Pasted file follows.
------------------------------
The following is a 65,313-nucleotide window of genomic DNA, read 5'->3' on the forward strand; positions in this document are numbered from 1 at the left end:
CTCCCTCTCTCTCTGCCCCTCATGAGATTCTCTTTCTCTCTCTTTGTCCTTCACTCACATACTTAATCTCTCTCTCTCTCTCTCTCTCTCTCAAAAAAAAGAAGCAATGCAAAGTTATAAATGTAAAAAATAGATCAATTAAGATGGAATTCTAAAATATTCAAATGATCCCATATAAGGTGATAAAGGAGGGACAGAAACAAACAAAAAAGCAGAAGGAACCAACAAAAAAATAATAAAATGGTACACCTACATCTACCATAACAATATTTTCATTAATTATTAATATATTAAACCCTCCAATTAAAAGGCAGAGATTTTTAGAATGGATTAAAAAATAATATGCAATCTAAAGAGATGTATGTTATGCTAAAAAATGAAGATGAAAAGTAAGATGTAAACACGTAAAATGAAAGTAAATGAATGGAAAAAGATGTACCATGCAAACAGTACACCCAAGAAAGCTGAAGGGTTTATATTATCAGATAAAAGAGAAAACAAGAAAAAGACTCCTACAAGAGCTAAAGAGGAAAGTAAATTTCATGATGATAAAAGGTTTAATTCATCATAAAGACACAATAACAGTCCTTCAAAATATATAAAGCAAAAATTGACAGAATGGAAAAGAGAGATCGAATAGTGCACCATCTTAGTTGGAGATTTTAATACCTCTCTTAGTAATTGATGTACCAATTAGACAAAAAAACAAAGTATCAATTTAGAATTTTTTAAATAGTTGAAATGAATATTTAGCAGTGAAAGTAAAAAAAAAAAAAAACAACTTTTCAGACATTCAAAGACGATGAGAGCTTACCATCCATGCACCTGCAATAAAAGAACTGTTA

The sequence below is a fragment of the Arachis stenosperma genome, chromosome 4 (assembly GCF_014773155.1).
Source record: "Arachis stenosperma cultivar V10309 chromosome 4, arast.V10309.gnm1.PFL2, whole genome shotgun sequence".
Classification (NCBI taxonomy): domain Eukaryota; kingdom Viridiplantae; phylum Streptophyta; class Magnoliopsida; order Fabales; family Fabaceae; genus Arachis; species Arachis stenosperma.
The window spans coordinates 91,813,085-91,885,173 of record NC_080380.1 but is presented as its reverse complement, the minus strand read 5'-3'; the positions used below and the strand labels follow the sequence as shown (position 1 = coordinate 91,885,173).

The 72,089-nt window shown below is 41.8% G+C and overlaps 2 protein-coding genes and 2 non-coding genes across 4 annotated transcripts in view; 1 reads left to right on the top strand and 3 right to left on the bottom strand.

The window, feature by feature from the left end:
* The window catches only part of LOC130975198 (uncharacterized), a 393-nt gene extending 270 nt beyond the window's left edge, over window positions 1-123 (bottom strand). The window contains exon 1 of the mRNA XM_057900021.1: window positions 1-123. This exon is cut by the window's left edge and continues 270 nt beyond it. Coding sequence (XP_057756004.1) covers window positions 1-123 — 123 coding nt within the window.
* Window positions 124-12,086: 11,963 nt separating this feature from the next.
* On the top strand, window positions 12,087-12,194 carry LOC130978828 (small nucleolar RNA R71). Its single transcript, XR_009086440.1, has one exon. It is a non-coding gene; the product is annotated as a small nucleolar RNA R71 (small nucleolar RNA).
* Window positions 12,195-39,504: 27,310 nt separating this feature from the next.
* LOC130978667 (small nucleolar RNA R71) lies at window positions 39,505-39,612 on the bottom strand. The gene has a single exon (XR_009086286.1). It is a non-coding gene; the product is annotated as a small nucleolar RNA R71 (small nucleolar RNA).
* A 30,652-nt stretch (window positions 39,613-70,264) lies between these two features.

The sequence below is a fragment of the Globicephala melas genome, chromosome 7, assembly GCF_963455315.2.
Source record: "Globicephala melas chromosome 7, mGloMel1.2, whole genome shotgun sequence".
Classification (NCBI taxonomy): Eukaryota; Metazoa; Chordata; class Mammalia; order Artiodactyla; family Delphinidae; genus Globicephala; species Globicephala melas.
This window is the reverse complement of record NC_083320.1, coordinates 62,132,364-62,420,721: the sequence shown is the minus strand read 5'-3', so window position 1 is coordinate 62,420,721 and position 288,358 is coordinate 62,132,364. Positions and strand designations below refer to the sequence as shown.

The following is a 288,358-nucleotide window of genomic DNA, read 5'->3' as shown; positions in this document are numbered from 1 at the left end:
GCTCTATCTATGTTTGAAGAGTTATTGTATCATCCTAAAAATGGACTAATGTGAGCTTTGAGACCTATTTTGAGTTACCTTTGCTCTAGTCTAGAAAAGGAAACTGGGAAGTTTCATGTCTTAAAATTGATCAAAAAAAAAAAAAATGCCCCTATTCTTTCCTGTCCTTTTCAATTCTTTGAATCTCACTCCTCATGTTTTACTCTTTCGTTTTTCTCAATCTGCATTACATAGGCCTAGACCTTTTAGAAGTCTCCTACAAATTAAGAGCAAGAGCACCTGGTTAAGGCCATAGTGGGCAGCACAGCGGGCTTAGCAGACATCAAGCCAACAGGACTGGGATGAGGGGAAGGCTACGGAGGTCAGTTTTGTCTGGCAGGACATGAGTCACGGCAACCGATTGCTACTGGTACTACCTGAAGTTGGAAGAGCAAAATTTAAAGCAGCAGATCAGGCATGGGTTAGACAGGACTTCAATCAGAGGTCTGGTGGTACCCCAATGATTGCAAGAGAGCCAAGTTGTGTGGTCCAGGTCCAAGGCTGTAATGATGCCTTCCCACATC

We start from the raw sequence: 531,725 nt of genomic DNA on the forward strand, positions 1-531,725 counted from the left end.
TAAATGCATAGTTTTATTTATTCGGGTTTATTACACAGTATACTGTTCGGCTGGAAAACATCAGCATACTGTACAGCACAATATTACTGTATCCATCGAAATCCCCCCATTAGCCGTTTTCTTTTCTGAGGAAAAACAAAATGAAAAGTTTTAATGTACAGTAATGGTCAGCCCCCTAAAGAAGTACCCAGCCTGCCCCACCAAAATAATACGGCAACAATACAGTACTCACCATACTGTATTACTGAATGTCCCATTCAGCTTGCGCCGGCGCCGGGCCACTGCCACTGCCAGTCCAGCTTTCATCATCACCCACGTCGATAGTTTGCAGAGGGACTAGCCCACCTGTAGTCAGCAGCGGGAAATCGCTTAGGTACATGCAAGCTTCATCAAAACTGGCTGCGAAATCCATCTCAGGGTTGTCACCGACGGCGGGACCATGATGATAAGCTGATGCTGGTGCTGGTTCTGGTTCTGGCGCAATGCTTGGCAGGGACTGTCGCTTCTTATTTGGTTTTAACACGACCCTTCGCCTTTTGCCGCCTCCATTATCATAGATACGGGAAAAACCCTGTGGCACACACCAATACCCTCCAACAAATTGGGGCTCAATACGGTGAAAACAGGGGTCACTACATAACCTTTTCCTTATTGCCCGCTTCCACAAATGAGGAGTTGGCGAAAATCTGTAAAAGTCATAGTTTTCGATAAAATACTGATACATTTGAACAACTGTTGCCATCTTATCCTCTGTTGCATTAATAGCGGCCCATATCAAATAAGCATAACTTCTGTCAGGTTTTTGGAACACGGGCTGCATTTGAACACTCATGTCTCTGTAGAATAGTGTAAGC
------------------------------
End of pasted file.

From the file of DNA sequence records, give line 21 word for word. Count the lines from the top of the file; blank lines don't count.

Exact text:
We start from the raw sequence: 531,725 nt of genomic DNA on the forward strand, positions 1-531,725 counted from the left end.